Mexican reform anticipation sparks hiring race
June 13, 2014
Capital markets businesses are bulking up their deal-making capacities as structural reforms advance
A string of new hires in the Mexico offices of investment banks and law firms is underscoring a growing bid for talent in the country as the country forges ahead with structural reforms that could attract billions in foreign investment.
| Source: Gabriel Flores Romero|
Juan Carlos Merodio of M&L Estudio Legal has been chosen as advisor to DLA Piper in Mexico, the latest in a series of new appointments to reinforce Mexican teams.
He has been brought in to help develop DLA’s strategy, including in oil and gas and telecommunications areas in Mexico, which has become a favorite among investors in recent months.
Evercore has hired Scotia’s Randy Crath as a senior managing director in its oil and gas group in Houston to “help build momentum” in Mexico, Brazil and Europe, the investment banking firm said this week.
The appointments come as investment banks and law firms step up a bid for talent in Mexico as the government moves ahead with plans to implement structural reforms in the energy, telecommunications and other sectors that will likely attract a flurry of new investments.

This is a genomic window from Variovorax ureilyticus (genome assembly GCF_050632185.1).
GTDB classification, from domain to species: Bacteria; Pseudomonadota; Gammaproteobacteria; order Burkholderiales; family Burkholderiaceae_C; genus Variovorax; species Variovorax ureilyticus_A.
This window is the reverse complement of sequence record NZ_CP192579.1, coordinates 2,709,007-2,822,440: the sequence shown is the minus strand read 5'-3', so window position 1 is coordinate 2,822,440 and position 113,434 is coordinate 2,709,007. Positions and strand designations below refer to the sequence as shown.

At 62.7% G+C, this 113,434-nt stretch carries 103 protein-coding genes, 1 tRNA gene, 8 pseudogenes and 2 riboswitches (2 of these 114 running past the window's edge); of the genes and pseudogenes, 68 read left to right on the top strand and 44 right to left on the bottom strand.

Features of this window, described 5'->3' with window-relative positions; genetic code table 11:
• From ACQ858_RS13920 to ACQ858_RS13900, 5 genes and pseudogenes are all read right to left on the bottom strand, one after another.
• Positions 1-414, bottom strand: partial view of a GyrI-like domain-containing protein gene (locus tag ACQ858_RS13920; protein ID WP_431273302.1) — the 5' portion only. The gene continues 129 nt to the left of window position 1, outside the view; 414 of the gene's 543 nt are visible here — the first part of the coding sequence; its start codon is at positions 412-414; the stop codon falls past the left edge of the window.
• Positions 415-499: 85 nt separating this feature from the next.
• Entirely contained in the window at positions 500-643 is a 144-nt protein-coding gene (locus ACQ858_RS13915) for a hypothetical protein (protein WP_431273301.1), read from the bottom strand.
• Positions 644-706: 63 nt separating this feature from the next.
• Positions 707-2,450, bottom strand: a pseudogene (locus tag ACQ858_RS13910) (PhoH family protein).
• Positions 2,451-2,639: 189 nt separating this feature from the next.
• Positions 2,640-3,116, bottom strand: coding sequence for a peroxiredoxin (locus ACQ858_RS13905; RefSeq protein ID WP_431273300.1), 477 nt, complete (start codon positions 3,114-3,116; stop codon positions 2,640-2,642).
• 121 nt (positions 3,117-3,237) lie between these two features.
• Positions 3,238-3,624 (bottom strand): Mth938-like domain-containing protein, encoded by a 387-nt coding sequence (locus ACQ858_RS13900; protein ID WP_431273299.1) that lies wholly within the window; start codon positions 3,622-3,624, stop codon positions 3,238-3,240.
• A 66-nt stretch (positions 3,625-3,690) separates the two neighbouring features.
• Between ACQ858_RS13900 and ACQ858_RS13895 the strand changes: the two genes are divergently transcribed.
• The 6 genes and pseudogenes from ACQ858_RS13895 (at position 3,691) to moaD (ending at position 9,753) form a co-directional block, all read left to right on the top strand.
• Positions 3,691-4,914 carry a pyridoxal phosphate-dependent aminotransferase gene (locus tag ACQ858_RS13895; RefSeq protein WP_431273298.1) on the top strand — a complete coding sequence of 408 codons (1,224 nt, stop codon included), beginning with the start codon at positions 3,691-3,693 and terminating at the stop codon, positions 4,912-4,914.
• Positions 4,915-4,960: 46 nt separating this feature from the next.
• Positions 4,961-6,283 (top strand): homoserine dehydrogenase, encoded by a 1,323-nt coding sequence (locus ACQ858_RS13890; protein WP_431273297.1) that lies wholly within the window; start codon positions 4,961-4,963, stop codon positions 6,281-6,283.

Itau BBA opened a broker-dealer in Mexico in January, appointing Alberto Mulas as chief executive. The same month, BTG Pactual officially started operations in the country with a team of 25. And the chief financial officer of Mexico’s social security institution, Mauricio Alazraki, joined Santander’s Mexico office in February to cover energy clients.
Among law firms, Holland & Knight nabbed a team of five capital markets lawyers from DLA Piper to set up a Mexico office in the first quarter. Haynes and Boone, meanwhile, has hired former Shell executive Carlos Canales and Rafael Carmona from a local firm this year, and said in March that it was on an “aggressive pursuit” for more staff in its Mexico City office.
One senior banker in New York recently told LatinFinance that missing mandates from some of the large-scale energy and infrastructure transactions ahead in Mexico was what kept him awake at night.
“Not a lot has happened yet [in Mexico],” he said. “But if you don’t get wallet share in Brazil and Mexico, then you’re not a world-class investment bank.” LF